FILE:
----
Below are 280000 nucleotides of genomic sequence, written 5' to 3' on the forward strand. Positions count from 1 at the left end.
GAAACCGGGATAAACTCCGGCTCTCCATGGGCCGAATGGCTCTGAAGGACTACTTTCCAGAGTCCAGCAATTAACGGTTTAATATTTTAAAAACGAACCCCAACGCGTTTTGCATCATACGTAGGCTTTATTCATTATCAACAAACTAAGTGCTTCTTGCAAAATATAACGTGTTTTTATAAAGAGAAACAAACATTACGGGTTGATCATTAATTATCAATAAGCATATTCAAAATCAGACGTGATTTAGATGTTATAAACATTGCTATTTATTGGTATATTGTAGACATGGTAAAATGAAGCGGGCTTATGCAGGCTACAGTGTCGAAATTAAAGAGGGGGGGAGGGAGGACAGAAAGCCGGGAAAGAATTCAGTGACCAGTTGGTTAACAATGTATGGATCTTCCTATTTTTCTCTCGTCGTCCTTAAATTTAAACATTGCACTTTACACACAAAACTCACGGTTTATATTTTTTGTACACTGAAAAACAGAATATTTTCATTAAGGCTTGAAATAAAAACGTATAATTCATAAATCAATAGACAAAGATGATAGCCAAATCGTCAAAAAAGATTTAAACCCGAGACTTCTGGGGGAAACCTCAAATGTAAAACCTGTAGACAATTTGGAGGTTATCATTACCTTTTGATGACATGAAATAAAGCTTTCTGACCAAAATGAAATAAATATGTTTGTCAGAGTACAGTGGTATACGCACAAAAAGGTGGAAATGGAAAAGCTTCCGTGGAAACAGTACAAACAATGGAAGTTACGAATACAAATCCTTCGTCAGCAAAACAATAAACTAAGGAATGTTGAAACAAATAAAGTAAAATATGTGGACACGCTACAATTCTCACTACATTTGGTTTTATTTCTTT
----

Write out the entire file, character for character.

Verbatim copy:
Below are 280000 nucleotides of genomic sequence, written 5' to 3' on the forward strand. Positions count from 1 at the left end.
GAAACCGGGATAAACTCCGGCTCTCCATGGGCCGAATGGCTCTGAAGGACTACTTTCCAGAGTCCAGCAATTAACGGTTTAATATTTTAAAAACGAACCCCAACGCGTTTTGCATCATACGTAGGCTTTATTCATTATCAACAAACTAAGTGCTTCTTGCAAAATATAACGTGTTTTTATAAAGAGAAACAAACATTACGGGTTGATCATTAATTATCAATAAGCATATTCAAAATCAGACGTGATTTAGATGTTATAAACATTGCTATTTATTGGTATATTGTAGACATGGTAAAATGAAGCGGGCTTATGCAGGCTACAGTGTCGAAATTAAAGAGGGGGGGAGGGAGGACAGAAAGCCGGGAAAGAATTCAGTGACCAGTTGGTTAACAATGTATGGATCTTCCTATTTTTCTCTCGTCGTCCTTAAATTTAAACATTGCACTTTACACACAAAACTCACGGTTTATATTTTTTGTACACTGAAAAACAGAATATTTTCATTAAGGCTTGAAATAAAAACGTATAATTCATAAATCAATAGACAAAGATGATAGCCAAATCGTCAAAAAAGATTTAAACCCGAGACTTCTGGGGGAAACCTCAAATGTAAAACCTGTAGACAATTTGGAGGTTATCATTACCTTTTGATGACATGAAATAAAGCTTTCTGACCAAAATGAAATAAATATGTTTGTCAGAGTACAGTGGTATACGCACAAAAAGGTGGAAATGGAAAAGCTTCCGTGGAAACAGTACAAACAATGGAAGTTACGAATACAAATCCTTCGTCAGCAAAACAATAAACTAAGGAATGTTGAAACAAATAAAGTAAAATATGTGGACACGCTACAATTCTCACTACATTTGGTTTTATTTCTTT